FTC to fitness company ICON: We’ll exercise our right to enforce our orders

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Some things you can do in 3 minutes: Drink a glass of water. Send a short email. Feed the dog. According to ICON Health and Fitness, in just 3 short minutes a day, consumers could drop pounds, inches, and clothing sizes by using its Pro-Form ab GLIDER line of exercise equipment. As a result of a settlement with the FTC, one thing ICON will be doing in just 3 short minutes is paying a civil penalty of $3 million for deceptively advertising the ab GLIDER in online videos and an infomercial featuring TV personality Elisabeth Hasselbeck. If any of this sounds familiar with regard to ICON, that’s because – in the immortal words of Yogi Berra – it’s “déjà vu all over again.”

ICON’s ads prominently featured testimonials from consumers claiming to have “Lost 27 pounds,” “Lost 30 inches,” or “Lost 15 lbs. Was size 12 now size 4.” According to a video on ICON’s website, consumers got those impressive results in 3 minutes a day.  No qualifications, no disclaimers – just references to using the ab GLIDER for “3 minutes a day.” The company underscored that claim by throwing in an accompanying “Elisabeth Hasselbeck’s 3-MINUTE rapid results DVD.”  (They sure like their all-caps over at ICON.)

The ab GLIDER infomercial featured similar dramatic testimonials. According to Ms. Hasselbeck, “Recently we asked a handful of men and women just like you to try the ab GLIDER in their homes for just minutes a day.” In addition to the endorsers who appeared in the short video, ICON said another consumer “lost 12 pounds, lost 8 inches in waist.” Again, those claims weren’t accompanied by any prominent caveats or disclosures.

What was really going on? According to the FTC, none of the consumers offering testimonials got their results by using the ab GLIDER for only 3 minutes a day or without engaging in other exercise or dieting.  In fact:

  • They were part of a program requiring them to use the device for at least 20 minutes a day for no less than 3 sessions each week,
  • ICON provided instructor-led workouts for program participants twice a day, 6 days a week, and
  • ICON gave them unrestricted access to treadmills, exercise bikes, elliptical machines, and weight training.

What’s more, the consumers dieted throughout the program – a fact ICON knew.  In questionnaires administered by the company, subjects revealed they were dieting, exercising much more than 3 minutes a day, and using fitness equipment other than just the ab GLIDER.

Many of the testimonials ran with no limitations and often in close proximity to the “3 minutes a day” claim.  In other ads, this fleeting fineprint superscript ran against a background of dynamic graphics:  “Achieved after 16 weeks on a controlled diet and one hour of exercise, five days a week in which the ab GLIDER was a key component.  Your results may vary.”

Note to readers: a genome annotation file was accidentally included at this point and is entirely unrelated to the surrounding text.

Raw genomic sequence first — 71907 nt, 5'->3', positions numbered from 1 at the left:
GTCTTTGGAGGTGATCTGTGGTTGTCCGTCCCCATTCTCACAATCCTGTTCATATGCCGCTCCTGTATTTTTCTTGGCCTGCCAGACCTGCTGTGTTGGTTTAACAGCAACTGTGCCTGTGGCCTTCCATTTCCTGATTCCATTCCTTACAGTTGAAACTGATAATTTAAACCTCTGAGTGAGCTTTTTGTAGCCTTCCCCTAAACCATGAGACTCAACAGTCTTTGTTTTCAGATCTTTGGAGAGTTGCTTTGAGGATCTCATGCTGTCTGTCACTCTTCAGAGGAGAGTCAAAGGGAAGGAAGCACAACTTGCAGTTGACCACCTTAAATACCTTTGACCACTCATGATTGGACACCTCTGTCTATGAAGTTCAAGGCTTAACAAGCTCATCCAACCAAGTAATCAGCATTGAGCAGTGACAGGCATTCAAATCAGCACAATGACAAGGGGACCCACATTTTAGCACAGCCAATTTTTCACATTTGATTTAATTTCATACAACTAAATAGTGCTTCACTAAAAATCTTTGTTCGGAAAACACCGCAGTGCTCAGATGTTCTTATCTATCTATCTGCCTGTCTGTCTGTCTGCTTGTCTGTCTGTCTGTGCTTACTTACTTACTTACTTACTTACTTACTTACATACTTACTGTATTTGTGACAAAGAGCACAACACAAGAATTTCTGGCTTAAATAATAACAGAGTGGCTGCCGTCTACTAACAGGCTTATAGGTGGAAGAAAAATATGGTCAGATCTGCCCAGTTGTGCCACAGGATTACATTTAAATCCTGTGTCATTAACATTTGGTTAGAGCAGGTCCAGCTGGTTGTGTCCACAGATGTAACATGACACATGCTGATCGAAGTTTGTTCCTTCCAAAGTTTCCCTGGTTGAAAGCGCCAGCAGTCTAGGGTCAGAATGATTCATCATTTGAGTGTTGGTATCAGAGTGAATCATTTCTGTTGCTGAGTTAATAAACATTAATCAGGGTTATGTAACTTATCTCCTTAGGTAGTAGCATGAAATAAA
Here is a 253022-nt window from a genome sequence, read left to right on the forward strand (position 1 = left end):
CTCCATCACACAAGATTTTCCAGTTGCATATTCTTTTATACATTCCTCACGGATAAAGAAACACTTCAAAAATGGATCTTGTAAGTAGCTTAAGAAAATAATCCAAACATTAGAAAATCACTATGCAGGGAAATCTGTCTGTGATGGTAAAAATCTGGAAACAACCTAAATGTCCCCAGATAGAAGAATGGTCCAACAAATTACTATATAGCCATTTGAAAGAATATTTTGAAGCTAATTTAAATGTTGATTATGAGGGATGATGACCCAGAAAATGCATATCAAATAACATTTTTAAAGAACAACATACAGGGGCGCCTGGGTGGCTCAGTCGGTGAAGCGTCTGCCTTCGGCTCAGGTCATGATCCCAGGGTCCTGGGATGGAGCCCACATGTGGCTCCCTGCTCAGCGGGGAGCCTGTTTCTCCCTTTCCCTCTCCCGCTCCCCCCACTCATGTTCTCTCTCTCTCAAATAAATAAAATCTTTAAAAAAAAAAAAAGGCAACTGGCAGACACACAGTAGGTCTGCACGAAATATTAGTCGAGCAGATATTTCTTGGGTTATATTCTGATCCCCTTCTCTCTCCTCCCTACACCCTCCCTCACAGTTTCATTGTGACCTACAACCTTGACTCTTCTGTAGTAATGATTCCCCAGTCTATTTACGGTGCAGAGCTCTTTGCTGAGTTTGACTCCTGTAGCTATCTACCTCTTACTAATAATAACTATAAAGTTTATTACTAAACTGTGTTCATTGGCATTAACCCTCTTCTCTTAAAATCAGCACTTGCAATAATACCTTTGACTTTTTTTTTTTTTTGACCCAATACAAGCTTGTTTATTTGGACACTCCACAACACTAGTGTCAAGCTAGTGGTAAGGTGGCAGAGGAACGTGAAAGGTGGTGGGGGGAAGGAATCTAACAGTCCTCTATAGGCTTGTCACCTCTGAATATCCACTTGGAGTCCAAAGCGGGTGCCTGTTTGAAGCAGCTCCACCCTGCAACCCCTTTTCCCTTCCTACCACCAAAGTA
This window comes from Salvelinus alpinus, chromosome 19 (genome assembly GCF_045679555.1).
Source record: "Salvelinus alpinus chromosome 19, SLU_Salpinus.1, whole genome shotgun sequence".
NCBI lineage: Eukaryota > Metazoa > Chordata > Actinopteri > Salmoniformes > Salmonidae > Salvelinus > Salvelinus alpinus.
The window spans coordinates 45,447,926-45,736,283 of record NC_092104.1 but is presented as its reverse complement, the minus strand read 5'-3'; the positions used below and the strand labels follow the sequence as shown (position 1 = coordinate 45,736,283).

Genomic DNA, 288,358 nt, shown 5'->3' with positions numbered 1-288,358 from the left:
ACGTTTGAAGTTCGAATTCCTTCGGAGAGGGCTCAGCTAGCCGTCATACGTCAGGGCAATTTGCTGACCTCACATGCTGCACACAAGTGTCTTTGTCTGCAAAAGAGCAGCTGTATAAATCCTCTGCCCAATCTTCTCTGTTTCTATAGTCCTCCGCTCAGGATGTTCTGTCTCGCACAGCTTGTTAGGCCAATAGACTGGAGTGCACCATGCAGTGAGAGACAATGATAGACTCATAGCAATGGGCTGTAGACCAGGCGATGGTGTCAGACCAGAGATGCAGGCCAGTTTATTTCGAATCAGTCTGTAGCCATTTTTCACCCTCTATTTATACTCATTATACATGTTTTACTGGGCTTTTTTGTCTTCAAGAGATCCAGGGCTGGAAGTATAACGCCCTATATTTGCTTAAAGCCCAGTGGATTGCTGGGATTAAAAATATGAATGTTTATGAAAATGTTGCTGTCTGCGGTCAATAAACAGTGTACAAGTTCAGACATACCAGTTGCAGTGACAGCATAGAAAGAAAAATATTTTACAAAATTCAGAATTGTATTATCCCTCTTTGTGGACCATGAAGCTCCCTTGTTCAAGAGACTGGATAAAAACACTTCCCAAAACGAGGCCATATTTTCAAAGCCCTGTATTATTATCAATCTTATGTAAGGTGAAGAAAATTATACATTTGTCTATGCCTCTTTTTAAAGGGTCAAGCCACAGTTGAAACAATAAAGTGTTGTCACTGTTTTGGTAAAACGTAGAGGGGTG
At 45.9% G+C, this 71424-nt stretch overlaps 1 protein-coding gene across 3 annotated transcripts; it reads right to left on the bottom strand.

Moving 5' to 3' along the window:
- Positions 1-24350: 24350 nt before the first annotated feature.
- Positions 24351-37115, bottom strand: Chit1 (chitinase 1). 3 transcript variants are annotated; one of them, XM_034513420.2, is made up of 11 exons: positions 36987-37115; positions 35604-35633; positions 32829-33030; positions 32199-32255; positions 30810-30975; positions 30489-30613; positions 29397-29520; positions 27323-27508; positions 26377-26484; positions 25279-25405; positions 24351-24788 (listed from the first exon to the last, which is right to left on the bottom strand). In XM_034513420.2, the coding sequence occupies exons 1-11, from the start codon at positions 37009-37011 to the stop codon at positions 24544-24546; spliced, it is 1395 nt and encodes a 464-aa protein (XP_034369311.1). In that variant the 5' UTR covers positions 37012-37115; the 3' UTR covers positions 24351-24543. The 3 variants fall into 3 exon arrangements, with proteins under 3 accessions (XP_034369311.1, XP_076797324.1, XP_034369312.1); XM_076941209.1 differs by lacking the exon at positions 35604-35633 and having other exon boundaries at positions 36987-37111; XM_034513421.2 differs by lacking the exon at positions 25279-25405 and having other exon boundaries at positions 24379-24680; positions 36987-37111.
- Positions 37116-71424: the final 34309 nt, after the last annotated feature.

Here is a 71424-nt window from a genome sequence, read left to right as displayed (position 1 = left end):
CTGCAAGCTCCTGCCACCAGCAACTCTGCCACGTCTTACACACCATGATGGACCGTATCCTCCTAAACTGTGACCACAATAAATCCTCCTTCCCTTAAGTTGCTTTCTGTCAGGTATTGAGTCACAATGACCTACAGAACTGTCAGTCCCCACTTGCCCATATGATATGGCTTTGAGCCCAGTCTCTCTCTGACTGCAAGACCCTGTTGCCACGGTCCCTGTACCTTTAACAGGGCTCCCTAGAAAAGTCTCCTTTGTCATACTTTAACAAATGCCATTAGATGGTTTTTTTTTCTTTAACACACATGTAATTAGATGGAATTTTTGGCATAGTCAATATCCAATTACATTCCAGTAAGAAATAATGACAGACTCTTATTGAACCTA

The FTC’s lawsuit challenged ICON's claims that consumers would lose pounds, inches, or clothing sizes by using the ab GLIDER without diet or exercise and by using it for just 3 minutes a day. The complaint also charged that ICON misrepresented that the results featured in the testimonials were typical of what people would achieve in those circumstances.

Of course, this isn’t ICON’s first time around the FTC block. The company settled a case in 1997 for deceptive representations about its Pro-form Cross Walk Treadmill. That order required ICON to support weight loss claims with competent and reliable scientific evidence. It also required that endorsements reflect a typical user’s experience or be accompanied by a clear and prominent disclosure. The FTC says ICON’s ads for the ab GLIDER violated those provisions.

What can other marketers learn from the ICON settlement?

Test your testimonials.  There’s a reason advertisers use consumers endorsements in ads. They want prospective customers to respond with a “Me, too!” reaction. That’s why endorsements carry with them the implied claim that consumers can expect the same results.  If you use testimonials in your ads, the FTC’s revised Endorsement Guides gives you two choices:  1) Have adequate proof to support the claim that the results shown in the ad are typical, or 2) Clearly and conspicuously disclose the generally expected performance in the circumstances shown in the ad.  Statements like “Your results may vary” or “Results not typical” won’t do the trick. 

Violating an FTC order will cost you.  As the $3 million civil penalty in this case demonstrates, flouting an existing settlement comes at a price.  The FTC doesn’t respond favorably when consumers are deceived a second time and will take the steps necessary to enforce its order.

 

Comments

Shame on Elisabeth Hasselbeck

Good Job FTC! You the man!

(And LMAO @ the one other comment on this page)

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